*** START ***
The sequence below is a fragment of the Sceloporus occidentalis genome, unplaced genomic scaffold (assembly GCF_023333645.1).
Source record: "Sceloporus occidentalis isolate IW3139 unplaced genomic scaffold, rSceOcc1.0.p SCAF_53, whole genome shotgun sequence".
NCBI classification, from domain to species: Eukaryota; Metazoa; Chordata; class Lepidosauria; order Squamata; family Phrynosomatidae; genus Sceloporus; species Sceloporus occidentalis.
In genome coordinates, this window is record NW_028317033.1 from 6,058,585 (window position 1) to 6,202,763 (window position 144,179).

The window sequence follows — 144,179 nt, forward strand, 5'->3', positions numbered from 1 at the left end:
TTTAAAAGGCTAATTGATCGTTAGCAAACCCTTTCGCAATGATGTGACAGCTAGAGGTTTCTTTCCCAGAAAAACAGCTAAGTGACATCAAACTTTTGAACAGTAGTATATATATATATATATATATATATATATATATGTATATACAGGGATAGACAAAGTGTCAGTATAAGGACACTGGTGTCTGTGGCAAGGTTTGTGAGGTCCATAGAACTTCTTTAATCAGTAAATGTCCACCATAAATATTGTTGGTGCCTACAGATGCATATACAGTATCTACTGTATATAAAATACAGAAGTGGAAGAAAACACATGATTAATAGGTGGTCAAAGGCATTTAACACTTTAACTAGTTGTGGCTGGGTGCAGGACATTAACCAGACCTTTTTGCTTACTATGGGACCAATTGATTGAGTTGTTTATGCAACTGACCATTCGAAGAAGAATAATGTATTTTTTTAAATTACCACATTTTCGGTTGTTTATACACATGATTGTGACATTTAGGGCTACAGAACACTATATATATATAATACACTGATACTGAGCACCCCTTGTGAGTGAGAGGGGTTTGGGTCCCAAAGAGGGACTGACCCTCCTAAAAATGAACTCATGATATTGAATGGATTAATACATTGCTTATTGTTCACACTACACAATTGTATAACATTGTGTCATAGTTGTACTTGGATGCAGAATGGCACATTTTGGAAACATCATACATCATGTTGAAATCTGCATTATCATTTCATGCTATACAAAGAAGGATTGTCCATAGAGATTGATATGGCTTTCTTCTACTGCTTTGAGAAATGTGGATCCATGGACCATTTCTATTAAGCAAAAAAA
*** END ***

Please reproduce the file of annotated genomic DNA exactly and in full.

The sequence below is a fragment of the Sceloporus occidentalis genome, unplaced genomic scaffold (assembly GCF_023333645.1).
Source record: "Sceloporus occidentalis isolate IW3139 unplaced genomic scaffold, rSceOcc1.0.p SCAF_53, whole genome shotgun sequence".
NCBI classification, from domain to species: Eukaryota; Metazoa; Chordata; class Lepidosauria; order Squamata; family Phrynosomatidae; genus Sceloporus; species Sceloporus occidentalis.
In genome coordinates, this window is record NW_028317033.1 from 6,058,585 (window position 1) to 6,202,763 (window position 144,179).

The window sequence follows — 144,179 nt, forward strand, 5'->3', positions numbered from 1 at the left end:
TTTAAAAGGCTAATTGATCGTTAGCAAACCCTTTCGCAATGATGTGACAGCTAGAGGTTTCTTTCCCAGAAAAACAGCTAAGTGACATCAAACTTTTGAACAGTAGTATATATATATATATATATATATATATATATATGTATATACAGGGATAGACAAAGTGTCAGTATAAGGACACTGGTGTCTGTGGCAAGGTTTGTGAGGTCCATAGAACTTCTTTAATCAGTAAATGTCCACCATAAATATTGTTGGTGCCTACAGATGCATATACAGTATCTACTGTATATAAAATACAGAAGTGGAAGAAAACACATGATTAATAGGTGGTCAAAGGCATTTAACACTTTAACTAGTTGTGGCTGGGTGCAGGACATTAACCAGACCTTTTTGCTTACTATGGGACCAATTGATTGAGTTGTTTATGCAACTGACCATTCGAAGAAGAATAATGTATTTTTTTAAATTACCACATTTTCGGTTGTTTATACACATGATTGTGACATTTAGGGCTACAGAACACTATATATATATAATACACTGATACTGAGCACCCCTTGTGAGTGAGAGGGGTTTGGGTCCCAAAGAGGGACTGACCCTCCTAAAAATGAACTCATGATATTGAATGGATTAATACATTGCTTATTGTTCACACTACACAATTGTATAACATTGTGTCATAGTTGTACTTGGATGCAGAATGGCACATTTTGGAAACATCATACATCATGTTGAAATCTGCATTATCATTTCATGCTATACAAAGAAGGATTGTCCATAGAGATTGATATGGCTTTCTTCTACTGCTTTGAGAAATGTGGATCCATGGACCATTTCTATTAAGCAAAAAAA